Happily, that was wrong as well. I get the occasional biting comment or aggressive response but that is completely overshadowed by the amount of earnest conversation or outright support I have gotten.
2. People Wouldn’t Care About Essays
I honestly thought no one would read my blog at all. But I figured, if it’s an anime review, I may occasionally get an otaku looking for something to watch to stumble upon it. I figured that’s information people could conceivably find useful. And I certainly hope it is. I still really enjoy writing reviews.
So when I first started my blog, I wrote like a dozen reviews of shows I had watched over the years before I made the blog public and then just kept on reviewing. I sue to just publish full series reviews every day. As you can imagine, I quickly ran out of material. Sure I had watched a lot of shows but the bulk of them I had seen years ago and I hadn’t thought about reviewing them while watching so I really didn’t bother noticing the details. I also didn’t remember enough to make drinking games and let’s face it that’s the only part that matters.
I wrote my first random op-ed post (In Defence of Fanservice) because I was still in the middle of watching my latest anime and wasn’t ready to write a review. And I was bracing for…well not much. I was still pretty small and as such, I figure the couple of readers I did have would politely ignore me. But I got quite a few comments. Oh well, I thought, people love fanservice after all… I went back to writing full reviews every day for a month or two.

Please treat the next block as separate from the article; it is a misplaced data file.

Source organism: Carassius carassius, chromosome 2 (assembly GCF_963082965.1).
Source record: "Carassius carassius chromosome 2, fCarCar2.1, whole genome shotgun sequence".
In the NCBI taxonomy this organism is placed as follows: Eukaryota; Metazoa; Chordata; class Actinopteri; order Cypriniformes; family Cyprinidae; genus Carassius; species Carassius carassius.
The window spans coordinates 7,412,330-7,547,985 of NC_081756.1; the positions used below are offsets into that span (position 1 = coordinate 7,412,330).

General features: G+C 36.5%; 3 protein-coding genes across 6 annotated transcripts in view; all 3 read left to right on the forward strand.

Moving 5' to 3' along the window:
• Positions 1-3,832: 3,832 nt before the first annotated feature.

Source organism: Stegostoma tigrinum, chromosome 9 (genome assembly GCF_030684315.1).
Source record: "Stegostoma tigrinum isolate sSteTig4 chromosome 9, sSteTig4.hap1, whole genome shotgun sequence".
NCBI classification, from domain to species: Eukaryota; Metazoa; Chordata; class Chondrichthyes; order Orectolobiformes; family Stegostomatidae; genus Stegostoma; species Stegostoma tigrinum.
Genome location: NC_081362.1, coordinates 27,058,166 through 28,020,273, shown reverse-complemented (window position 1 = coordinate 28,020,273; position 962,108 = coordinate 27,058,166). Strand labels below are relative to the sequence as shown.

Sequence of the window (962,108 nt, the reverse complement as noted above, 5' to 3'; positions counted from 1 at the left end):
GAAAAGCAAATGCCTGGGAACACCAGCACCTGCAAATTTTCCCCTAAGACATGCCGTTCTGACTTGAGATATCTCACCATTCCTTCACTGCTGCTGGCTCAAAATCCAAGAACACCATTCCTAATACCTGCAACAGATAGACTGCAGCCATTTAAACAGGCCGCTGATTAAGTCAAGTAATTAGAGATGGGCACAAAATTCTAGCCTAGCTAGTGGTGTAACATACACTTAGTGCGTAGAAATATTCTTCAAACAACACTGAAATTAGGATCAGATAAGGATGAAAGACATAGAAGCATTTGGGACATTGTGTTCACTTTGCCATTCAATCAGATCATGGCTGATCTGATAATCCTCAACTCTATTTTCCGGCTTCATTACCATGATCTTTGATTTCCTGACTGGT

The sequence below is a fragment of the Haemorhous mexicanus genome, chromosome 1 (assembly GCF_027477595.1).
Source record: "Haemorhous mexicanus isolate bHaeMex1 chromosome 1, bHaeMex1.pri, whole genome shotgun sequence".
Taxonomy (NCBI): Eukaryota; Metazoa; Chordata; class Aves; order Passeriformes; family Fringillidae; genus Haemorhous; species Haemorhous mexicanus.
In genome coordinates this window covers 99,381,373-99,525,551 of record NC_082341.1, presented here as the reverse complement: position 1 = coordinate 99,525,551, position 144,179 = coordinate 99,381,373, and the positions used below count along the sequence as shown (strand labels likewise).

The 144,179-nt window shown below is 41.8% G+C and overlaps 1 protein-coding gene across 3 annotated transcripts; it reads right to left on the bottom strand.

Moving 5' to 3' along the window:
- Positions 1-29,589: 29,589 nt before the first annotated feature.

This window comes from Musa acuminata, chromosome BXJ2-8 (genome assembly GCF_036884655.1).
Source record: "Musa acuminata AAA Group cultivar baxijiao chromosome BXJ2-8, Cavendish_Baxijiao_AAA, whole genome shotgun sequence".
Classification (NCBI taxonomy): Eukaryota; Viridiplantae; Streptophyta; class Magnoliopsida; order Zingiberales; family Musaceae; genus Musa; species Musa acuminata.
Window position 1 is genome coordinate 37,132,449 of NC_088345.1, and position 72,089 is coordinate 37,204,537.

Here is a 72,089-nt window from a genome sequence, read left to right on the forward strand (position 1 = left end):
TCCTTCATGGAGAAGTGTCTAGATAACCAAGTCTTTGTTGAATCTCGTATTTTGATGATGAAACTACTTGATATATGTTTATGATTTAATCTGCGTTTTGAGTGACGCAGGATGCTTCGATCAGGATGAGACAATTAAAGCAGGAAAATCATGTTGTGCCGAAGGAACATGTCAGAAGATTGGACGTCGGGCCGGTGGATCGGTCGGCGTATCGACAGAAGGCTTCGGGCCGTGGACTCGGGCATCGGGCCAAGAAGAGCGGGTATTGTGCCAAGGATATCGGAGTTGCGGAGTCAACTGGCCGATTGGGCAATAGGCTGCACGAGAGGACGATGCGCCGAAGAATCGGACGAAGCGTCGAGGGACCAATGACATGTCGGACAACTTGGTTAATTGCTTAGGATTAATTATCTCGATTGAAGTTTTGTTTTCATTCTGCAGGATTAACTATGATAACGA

And then I wrote my very first character study. That post got little attention at the time from the WordPress community but the views were crazy. It’s still in my top 5 most viewed. Slowly I started adding more essay-type posts and I found that they got a lot more likes and comments than the reviews. I was baffled but grateful!
1. I Will Quit After A Month Tops
One of the few things I actually got right about blogging, is just how much of a commitment it is. Both in terms of time and energy. I have a pretty time-consuming job and family/relationship obligations as it is. As such my hobbies tend to be either pure entertainment like gaming or anime, things I have to do anyway like cooking, or things I can just pick up once in a blue moon when the mood strikes me, like music or painting.
I was certain that anything that required a definitive and regular investment on my part would get dropped immediately. Especially if I didn’t stand to gain anything tangible from it.
But I was wrong. And I still can’t understand how come. I have no clue what made this hobby stick when I give up on D&D games, get too lazy to go skying more than a handful of times a year and stopped playing MMORPGs because guild duties were too demanding. Maybe it has something to do with the amazing community. Cough..
So there you have it, 5 of the 3 billion things I was wrong about. And in many respects, I was really glad to be wrong about them. In some ways, it’s made blogging more challenging than anticipated but also more fun.
Did you have any blogging misconceptions when you started out? And if you don’t have a blog, do you have any blogging presumptions at the moment?